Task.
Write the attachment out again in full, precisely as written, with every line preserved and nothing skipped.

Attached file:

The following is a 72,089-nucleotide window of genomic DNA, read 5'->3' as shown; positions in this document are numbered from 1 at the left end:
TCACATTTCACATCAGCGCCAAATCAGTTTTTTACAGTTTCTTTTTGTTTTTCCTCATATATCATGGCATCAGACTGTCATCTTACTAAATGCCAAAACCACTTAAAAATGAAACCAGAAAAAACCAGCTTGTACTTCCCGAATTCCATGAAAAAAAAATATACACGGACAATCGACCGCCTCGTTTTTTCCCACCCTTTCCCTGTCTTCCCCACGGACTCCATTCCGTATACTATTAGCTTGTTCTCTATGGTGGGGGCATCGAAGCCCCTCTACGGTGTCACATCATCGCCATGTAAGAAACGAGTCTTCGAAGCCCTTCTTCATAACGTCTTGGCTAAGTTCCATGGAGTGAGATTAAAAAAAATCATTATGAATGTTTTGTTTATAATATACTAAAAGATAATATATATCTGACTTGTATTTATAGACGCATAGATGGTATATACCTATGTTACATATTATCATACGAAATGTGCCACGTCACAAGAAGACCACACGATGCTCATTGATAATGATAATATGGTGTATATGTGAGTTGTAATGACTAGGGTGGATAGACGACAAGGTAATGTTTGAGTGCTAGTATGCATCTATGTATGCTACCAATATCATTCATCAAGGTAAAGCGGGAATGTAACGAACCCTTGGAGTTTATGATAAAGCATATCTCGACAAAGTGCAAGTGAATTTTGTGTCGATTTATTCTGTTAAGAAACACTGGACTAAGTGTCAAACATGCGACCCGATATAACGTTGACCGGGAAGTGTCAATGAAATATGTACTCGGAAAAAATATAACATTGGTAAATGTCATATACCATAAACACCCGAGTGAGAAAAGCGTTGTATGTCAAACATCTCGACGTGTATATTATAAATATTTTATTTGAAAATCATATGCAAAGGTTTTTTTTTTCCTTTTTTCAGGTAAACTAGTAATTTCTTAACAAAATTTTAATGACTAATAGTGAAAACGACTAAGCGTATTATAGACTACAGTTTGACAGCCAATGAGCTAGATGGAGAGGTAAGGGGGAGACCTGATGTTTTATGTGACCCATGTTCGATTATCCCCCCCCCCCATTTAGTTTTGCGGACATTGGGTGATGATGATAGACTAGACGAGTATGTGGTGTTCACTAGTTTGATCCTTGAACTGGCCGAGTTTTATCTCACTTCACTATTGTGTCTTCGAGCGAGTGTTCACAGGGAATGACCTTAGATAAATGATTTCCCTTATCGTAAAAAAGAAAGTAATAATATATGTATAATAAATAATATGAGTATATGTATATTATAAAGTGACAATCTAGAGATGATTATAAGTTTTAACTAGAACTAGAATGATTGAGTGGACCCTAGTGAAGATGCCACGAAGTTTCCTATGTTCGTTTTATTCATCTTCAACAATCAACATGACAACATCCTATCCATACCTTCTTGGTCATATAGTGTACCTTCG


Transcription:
The following is a 72,089-nucleotide window of genomic DNA, read 5'->3' as shown; positions in this document are numbered from 1 at the left end:
TCACATTTCACATCAGCGCCAAATCAGTTTTTTACAGTTTCTTTTTGTTTTTCCTCATATATCATGGCATCAGACTGTCATCTTACTAAATGCCAAAACCACTTAAAAATGAAACCAGAAAAAACCAGCTTGTACTTCCCGAATTCCATGAAAAAAAAATATACACGGACAATCGACCGCCTCGTTTTTTCCCACCCTTTCCCTGTCTTCCCCACGGACTCCATTCCGTATACTATTAGCTTGTTCTCTATGGTGGGGGCATCGAAGCCCCTCTACGGTGTCACATCATCGCCATGTAAGAAACGAGTCTTCGAAGCCCTTCTTCATAACGTCTTGGCTAAGTTCCATGGAGTGAGATTAAAAAAAATCATTATGAATGTTTTGTTTATAATATACTAAAAGATAATATATATCTGACTTGTATTTATAGACGCATAGATGGTATATACCTATGTTACATATTATCATACGAAATGTGCCACGTCACAAGAAGACCACACGATGCTCATTGATAATGATAATATGGTGTATATGTGAGTTGTAATGACTAGGGTGGATAGACGACAAGGTAATGTTTGAGTGCTAGTATGCATCTATGTATGCTACCAATATCATTCATCAAGGTAAAGCGGGAATGTAACGAACCCTTGGAGTTTATGATAAAGCATATCTCGACAAAGTGCAAGTGAATTTTGTGTCGATTTATTCTGTTAAGAAACACTGGACTAAGTGTCAAACATGCGACCCGATATAACGTTGACCGGGAAGTGTCAATGAAATATGTACTCGGAAAAAATATAACATTGGTAAATGTCATATACCATAAACACCCGAGTGAGAAAAGCGTTGTATGTCAAACATCTCGACGTGTATATTATAAATATTTTATTTGAAAATCATATGCAAAGGTTTTTTTTTTCCTTTTTTCAGGTAAACTAGTAATTTCTTAACAAAATTTTAATGACTAATAGTGAAAACGACTAAGCGTATTATAGACTACAGTTTGACAGCCAATGAGCTAGATGGAGAGGTAAGGGGGAGACCTGATGTTTTATGTGACCCATGTTCGATTATCCCCCCCCCCCATTTAGTTTTGCGGACATTGGGTGATGATGATAGACTAGACGAGTATGTGGTGTTCACTAGTTTGATCCTTGAACTGGCCGAGTTTTATCTCACTTCACTATTGTGTCTTCGAGCGAGTGTTCACAGGGAATGACCTTAGATAAATGATTTCCCTTATCGTAAAAAAGAAAGTAATAATATATGTATAATAAATAATATGAGTATATGTATATTATAAAGTGACAATCTAGAGATGATTATAAGTTTTAACTAGAACTAGAATGATTGAGTGGACCCTAGTGAAGATGCCACGAAGTTTCCTATGTTCGTTTTATTCATCTTCAACAATCAACATGACAACATCCTATCCATACCTTCTTGGTCATATAGTGTACCTTCG